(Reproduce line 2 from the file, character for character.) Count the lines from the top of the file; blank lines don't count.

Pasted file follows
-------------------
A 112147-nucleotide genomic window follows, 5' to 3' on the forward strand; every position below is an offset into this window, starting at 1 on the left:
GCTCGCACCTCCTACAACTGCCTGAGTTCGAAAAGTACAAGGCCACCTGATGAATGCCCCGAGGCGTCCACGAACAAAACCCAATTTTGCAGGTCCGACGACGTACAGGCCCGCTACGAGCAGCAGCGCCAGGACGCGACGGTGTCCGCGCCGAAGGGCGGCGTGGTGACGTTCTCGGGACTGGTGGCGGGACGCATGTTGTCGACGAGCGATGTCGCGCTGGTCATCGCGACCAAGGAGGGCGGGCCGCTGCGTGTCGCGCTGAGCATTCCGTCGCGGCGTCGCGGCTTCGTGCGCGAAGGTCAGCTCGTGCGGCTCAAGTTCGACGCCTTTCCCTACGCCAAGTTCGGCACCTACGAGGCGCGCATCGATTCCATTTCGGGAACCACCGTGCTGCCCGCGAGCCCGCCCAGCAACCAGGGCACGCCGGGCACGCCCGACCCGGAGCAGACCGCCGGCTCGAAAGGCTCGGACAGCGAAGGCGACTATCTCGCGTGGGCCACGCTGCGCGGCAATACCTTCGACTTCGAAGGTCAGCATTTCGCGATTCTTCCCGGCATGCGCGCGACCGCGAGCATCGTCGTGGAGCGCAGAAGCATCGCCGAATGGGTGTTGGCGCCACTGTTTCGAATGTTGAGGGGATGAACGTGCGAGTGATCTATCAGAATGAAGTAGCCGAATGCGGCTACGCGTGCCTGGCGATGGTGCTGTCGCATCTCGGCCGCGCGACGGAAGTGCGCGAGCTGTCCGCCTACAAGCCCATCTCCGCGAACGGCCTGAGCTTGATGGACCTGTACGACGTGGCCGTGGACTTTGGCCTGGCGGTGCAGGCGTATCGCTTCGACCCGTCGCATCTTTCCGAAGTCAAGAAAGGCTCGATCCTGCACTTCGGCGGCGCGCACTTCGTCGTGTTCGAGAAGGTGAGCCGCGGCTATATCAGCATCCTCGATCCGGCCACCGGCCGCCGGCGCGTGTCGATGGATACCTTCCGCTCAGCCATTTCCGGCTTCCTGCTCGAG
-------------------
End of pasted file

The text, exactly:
GCTCGCACCTCCTACAACTGCCTGAGTTCGAAAAGTACAAGGCCACCTGATGAATGCCCCGAGGCGTCCACGAACAAAACCCAATTTTGCAGGTCCGACGACGTACAGGCCCGCTACGAGCAGCAGCGCCAGGACGCGACGGTGTCCGCGCCGAAGGGCGGCGTGGTGACGTTCTCGGGACTGGTGGCGGGACGCATGTTGTCGACGAGCGATGTCGCGCTGGTCATCGCGACCAAGGAGGGCGGGCCGCTGCGTGTCGCGCTGAGCATTCCGTCGCGGCGTCGCGGCTTCGTGCGCGAAGGTCAGCTCGTGCGGCTCAAGTTCGACGCCTTTCCCTACGCCAAGTTCGGCACCTACGAGGCGCGCATCGATTCCATTTCGGGAACCACCGTGCTGCCCGCGAGCCCGCCCAGCAACCAGGGCACGCCGGGCACGCCCGACCCGGAGCAGACCGCCGGCTCGAAAGGCTCGGACAGCGAAGGCGACTATCTCGCGTGGGCCACGCTGCGCGGCAATACCTTCGACTTCGAAGGTCAGCATTTCGCGATTCTTCCCGGCATGCGCGCGACCGCGAGCATCGTCGTGGAGCGCAGAAGCATCGCCGAATGGGTGTTGGCGCCACTGTTTCGAATGTTGAGGGGATGAACGTGCGAGTGATCTATCAGAATGAAGTAGCCGAATGCGGCTACGCGTGCCTGGCGATGGTGCTGTCGCATCTCGGCCGCGCGACGGAAGTGCGCGAGCTGTCCGCCTACAAGCCCATCTCCGCGAACGGCCTGAGCTTGATGGACCTGTACGACGTGGCCGTGGACTTTGGCCTGGCGGTGCAGGCGTATCGCTTCGACCCGTCGCATCTTTCCGAAGTCAAGAAAGGCTCGATCCTGCACTTCGGCGGCGCGCACTTCGTCGTGTTCGAGAAGGTGAGCCGCGGCTATATCAGCATCCTCGATCCGGCCACCGGCCGCCGGCGCGTGTCGATGGATACCTTCCGCTCAGCCATTTCCGGCTTCCTGCTCGAG